Marcus L. Rowland (ffutures) wrote,
Marcus L. Rowland
ffutures

Calling all rules lawyers!

Those of you who have been following the "rewriting the rules" thingy I posted on Tuesday will know that heliograph has made a very good suggestion, that I replace the rather clunky lookup table for skill and characteristic use with a rule that requires some VERY simple mental arithmatic.

Here's a first pass at the section that explains how it works, with a couple of examples. What I want is for the rules lawyers amongst us - yes, I know you're out there - to read this and let me know if you can suggest any revision to the wording, or spot any ambiguity. Thanks!



Using Characteristics

Depending on circumstances, characteristics may be used against other characteristics, against skills, or against an arbitrary "Difficulty". Skills give an edge in most of these situations, as explained in later sections, but it's occasionally necessary to use them directly. For this, and for all other use of characteristics and skills, the following rule is used:

To do anything roll 2D6:
  • Add the characteristic, skill or Difficulty that you want to overcome.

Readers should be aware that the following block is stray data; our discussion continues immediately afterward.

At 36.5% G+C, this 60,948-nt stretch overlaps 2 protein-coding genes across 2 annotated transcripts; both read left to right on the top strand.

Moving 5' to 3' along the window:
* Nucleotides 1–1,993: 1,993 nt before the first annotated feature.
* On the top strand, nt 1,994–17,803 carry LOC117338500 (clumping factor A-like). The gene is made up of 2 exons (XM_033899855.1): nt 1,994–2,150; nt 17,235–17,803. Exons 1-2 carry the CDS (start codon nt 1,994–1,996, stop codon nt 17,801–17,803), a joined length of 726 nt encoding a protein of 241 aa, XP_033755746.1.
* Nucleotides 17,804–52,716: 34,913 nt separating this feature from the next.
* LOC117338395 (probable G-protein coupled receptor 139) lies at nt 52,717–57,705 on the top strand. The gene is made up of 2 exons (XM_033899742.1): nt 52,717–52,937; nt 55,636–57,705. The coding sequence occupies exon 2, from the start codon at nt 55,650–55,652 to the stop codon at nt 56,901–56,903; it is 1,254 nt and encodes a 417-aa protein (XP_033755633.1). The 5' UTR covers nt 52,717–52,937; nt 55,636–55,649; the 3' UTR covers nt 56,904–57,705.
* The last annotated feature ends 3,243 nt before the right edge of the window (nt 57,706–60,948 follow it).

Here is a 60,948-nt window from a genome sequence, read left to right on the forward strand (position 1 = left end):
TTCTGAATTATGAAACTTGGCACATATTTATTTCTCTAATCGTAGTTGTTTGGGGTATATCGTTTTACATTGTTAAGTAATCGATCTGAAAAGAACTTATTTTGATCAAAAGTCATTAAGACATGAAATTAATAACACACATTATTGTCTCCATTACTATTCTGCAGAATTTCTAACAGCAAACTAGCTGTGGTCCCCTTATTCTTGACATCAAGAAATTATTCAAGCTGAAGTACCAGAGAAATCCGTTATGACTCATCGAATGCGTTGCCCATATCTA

• Subtract the skill or characteristic you're using.
  • If the modified result is 7 or less you succeed.
  • If the number to be overcome is 8 or less and the UNMODIFIED dice roll is 2 you ALWAYS succeed.
  • A roll of 12 (ignore all modifiers) ALWAYS fails.

Example: Breaking down a door
Fred (BODY [4]) wants to break a household door (BODY [6]). The first attempt is a roll of 7.
  7 + 6 (the door's BODY) - 4 (Fred's BODY) = 9
The kick's a failure, and the door rattles but stays shut.

After a brief rest Fred kicks the door again. On a 2 the lock breaks. The referee dramatises this by describing the wood splintering and the knob flying across the room and shattering a priceless Ming vase.

Example: Arm Wrestling
Fred (BODY [4]) and Nigel (BODY [2]) are arm wrestling. In each round each should roll BODY as attacker with the other character's BODY as defender.

Round 1: Fred and Nigel both roll 10, too high to succeed. Nothing happens, apart from a slight flabby quivering of opposed muscles.

Round 2: Fred and Nigel both roll 3, and succeed. Again, nothing happens apart from more quivering. Since both succeeded this is described in terms of bulging muscles, a clash of titans.

Round 3: Fred rolls 10 and fails, Nigel rolls 2 and succeeds. Nigel smashes Fred's arm to the table and wins the match.



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